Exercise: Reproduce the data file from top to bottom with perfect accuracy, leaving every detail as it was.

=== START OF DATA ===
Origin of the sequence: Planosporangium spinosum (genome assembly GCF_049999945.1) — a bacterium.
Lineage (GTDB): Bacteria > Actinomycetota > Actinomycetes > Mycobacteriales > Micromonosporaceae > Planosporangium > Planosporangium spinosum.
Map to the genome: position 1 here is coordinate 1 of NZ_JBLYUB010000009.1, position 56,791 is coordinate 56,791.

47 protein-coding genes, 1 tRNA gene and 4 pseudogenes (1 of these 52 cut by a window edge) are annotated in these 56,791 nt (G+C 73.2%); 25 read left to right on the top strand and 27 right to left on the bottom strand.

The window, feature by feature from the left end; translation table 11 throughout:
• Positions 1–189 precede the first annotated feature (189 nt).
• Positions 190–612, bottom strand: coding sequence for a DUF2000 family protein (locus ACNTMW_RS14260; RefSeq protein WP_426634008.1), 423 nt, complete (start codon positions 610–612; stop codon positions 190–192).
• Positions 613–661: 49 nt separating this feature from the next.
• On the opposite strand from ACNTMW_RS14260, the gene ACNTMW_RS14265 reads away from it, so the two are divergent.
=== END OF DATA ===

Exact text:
Origin of the sequence: Planosporangium spinosum (genome assembly GCF_049999945.1) — a bacterium.
Lineage (GTDB): Bacteria > Actinomycetota > Actinomycetes > Mycobacteriales > Micromonosporaceae > Planosporangium > Planosporangium spinosum.
Map to the genome: position 1 here is coordinate 1 of NZ_JBLYUB010000009.1, position 56,791 is coordinate 56,791.

47 protein-coding genes, 1 tRNA gene and 4 pseudogenes (1 of these 52 cut by a window edge) are annotated in these 56,791 nt (G+C 73.2%); 25 read left to right on the top strand and 27 right to left on the bottom strand.

The window, feature by feature from the left end; translation table 11 throughout:
• Positions 1–189 precede the first annotated feature (189 nt).
• Positions 190–612, bottom strand: coding sequence for a DUF2000 family protein (locus ACNTMW_RS14260; RefSeq protein WP_426634008.1), 423 nt, complete (start codon positions 610–612; stop codon positions 190–192).
• Positions 613–661: 49 nt separating this feature from the next.
• On the opposite strand from ACNTMW_RS14260, the gene ACNTMW_RS14265 reads away from it, so the two are divergent.